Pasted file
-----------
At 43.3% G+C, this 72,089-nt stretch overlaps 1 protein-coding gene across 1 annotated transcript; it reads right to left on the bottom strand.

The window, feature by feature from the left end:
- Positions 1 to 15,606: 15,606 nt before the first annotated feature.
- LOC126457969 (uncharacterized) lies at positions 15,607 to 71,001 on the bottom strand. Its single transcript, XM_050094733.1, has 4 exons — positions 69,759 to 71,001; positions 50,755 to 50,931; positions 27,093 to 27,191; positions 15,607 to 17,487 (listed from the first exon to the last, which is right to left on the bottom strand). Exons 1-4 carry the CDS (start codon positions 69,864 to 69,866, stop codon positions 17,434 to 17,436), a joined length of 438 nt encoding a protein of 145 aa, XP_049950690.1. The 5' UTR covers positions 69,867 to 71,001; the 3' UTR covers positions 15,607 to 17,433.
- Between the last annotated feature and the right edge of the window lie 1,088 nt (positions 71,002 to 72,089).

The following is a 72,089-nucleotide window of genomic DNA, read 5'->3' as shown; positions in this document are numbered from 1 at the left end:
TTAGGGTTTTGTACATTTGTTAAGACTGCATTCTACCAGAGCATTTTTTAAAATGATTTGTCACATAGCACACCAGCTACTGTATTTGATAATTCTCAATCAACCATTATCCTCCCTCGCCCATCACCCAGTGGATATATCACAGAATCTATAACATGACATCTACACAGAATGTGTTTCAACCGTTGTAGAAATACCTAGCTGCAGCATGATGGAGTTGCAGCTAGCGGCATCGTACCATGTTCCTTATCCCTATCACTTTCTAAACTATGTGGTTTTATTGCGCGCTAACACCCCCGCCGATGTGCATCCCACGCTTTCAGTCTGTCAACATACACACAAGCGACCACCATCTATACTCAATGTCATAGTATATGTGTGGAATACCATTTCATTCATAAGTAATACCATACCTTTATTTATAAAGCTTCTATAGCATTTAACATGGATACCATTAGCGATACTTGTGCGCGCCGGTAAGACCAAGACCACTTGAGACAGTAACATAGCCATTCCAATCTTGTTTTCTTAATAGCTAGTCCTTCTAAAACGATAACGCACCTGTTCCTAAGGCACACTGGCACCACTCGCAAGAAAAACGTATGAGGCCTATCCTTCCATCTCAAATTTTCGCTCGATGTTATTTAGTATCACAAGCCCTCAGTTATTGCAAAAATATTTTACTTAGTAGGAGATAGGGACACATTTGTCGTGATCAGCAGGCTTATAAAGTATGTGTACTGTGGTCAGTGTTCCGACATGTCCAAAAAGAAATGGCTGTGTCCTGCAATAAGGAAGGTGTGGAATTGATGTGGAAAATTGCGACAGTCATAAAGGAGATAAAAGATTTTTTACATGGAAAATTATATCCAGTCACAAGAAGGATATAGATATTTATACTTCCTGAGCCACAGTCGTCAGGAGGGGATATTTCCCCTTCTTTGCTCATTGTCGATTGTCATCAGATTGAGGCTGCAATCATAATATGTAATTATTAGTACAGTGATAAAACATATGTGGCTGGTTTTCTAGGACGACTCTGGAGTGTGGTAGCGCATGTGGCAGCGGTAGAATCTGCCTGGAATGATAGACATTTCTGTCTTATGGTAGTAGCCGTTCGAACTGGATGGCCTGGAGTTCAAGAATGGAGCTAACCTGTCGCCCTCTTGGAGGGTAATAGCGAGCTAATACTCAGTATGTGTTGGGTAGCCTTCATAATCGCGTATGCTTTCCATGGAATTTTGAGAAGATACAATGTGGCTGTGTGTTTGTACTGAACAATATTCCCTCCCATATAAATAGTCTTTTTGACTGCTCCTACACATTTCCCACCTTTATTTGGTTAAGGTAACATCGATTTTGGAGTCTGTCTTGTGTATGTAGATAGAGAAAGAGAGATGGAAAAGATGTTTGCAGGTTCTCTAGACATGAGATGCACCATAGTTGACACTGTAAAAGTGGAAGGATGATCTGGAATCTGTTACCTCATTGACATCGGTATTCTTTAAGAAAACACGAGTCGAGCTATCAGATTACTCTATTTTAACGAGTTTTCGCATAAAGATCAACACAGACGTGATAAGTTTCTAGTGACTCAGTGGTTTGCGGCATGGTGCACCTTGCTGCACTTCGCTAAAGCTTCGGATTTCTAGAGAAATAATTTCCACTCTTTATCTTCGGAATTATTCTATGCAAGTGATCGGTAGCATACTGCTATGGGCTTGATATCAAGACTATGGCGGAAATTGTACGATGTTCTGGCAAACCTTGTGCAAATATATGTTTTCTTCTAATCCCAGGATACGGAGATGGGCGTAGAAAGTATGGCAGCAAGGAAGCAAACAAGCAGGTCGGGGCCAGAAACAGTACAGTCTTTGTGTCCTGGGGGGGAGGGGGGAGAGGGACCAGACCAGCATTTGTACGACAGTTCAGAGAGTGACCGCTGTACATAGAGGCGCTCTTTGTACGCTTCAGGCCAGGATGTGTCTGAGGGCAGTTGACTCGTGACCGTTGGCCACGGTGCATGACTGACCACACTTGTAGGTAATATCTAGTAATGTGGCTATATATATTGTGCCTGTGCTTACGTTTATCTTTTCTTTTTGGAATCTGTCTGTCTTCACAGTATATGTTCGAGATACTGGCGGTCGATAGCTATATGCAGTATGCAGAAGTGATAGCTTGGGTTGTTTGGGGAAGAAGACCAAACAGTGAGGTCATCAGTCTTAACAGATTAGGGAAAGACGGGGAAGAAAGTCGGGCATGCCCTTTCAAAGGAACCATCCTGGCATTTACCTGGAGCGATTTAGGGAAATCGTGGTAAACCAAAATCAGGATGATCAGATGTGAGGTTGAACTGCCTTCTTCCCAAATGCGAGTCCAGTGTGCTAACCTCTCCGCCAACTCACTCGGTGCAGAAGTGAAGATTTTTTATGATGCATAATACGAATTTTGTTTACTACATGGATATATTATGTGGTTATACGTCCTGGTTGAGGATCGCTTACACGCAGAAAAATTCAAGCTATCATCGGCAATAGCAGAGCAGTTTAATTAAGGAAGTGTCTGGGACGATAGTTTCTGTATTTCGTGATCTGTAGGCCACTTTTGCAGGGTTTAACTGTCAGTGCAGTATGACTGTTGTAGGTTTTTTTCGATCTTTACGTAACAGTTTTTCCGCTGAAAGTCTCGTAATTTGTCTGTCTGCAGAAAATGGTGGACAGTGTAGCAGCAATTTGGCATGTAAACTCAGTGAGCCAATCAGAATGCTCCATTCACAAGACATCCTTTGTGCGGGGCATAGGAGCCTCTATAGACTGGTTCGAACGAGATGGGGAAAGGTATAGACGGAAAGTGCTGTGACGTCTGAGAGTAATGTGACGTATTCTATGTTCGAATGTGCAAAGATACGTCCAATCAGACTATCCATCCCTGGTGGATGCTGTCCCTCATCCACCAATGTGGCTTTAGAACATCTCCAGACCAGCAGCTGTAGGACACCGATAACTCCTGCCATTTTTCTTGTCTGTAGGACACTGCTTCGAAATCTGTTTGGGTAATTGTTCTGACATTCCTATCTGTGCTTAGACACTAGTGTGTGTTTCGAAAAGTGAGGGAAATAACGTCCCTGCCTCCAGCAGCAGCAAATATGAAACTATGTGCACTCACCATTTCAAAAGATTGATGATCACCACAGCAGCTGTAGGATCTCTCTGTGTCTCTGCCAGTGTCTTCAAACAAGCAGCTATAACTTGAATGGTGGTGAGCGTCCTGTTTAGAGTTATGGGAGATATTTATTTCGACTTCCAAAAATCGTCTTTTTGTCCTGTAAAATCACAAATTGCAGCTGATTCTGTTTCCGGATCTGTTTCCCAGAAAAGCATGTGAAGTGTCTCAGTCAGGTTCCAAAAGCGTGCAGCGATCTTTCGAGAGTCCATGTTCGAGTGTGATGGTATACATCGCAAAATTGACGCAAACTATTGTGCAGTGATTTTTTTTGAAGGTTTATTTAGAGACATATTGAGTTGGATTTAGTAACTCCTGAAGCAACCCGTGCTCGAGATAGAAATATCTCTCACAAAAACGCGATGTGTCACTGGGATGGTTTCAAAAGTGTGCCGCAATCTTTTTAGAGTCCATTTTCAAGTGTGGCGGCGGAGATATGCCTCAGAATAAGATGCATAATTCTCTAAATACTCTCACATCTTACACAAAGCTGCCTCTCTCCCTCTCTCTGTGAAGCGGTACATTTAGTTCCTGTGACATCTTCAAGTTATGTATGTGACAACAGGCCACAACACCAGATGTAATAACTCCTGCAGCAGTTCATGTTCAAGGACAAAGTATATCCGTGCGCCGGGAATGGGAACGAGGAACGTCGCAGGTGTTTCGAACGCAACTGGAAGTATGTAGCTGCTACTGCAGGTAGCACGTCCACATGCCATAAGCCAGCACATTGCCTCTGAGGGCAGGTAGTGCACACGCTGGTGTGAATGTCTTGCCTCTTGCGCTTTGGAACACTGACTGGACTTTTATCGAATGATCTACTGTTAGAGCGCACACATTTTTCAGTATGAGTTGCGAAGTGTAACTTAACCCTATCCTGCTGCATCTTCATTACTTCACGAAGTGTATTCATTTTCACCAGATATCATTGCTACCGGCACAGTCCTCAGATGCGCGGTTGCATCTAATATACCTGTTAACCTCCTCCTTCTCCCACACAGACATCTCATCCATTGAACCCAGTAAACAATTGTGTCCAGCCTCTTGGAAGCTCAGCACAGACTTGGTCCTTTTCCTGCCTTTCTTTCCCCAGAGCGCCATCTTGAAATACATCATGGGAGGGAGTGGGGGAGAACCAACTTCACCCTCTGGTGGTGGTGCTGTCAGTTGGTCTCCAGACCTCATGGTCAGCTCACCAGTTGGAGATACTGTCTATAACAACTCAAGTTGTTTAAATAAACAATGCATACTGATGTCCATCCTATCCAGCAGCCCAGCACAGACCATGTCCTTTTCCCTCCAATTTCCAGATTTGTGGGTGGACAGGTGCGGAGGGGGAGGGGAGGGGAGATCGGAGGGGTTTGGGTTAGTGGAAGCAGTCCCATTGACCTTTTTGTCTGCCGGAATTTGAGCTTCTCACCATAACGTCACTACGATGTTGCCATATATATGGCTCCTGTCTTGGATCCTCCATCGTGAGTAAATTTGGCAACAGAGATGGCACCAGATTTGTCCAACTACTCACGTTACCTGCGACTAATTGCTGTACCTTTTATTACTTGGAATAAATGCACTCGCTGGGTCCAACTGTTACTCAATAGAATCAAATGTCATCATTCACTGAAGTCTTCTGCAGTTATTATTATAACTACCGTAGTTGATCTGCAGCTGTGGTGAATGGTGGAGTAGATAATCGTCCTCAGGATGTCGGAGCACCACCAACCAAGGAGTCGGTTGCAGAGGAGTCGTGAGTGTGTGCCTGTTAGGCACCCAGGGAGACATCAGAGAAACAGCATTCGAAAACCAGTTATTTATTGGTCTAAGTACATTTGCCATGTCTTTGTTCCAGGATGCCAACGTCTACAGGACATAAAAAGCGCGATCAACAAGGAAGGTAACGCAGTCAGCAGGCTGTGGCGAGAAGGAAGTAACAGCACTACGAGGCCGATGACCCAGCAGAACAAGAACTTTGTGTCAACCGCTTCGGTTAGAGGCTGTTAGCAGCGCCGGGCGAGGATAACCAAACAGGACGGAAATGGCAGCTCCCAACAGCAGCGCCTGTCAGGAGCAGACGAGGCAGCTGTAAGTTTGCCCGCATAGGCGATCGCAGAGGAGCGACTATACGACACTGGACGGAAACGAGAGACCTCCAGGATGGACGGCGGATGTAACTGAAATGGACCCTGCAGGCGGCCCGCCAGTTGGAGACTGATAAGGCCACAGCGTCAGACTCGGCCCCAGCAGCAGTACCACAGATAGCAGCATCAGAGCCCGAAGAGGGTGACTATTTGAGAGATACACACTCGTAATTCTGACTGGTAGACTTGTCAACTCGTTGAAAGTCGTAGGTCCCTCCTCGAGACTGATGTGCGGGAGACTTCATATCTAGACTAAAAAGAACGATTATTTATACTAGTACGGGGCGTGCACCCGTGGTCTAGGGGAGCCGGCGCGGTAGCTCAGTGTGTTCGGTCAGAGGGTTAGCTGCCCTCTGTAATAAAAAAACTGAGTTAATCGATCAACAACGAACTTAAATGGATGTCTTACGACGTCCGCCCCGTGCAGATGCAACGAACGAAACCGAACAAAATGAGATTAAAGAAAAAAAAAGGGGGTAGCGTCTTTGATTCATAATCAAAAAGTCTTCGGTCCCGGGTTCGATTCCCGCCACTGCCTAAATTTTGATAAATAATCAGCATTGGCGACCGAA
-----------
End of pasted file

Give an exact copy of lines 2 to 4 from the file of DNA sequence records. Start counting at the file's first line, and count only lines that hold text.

The window, feature by feature from the left end:
- Positions 1 to 15,606: 15,606 nt before the first annotated feature.
- LOC126457969 (uncharacterized) lies at positions 15,607 to 71,001 on the bottom strand. Its single transcript, XM_050094733.1, has 4 exons — positions 69,759 to 71,001; positions 50,755 to 50,931; positions 27,093 to 27,191; positions 15,607 to 17,487 (listed from the first exon to the last, which is right to left on the bottom strand). Exons 1-4 carry the CDS (start codon positions 69,864 to 69,866, stop codon positions 17,434 to 17,436), a joined length of 438 nt encoding a protein of 145 aa, XP_049950690.1. The 5' UTR covers positions 69,867 to 71,001; the 3' UTR covers positions 15,607 to 17,433.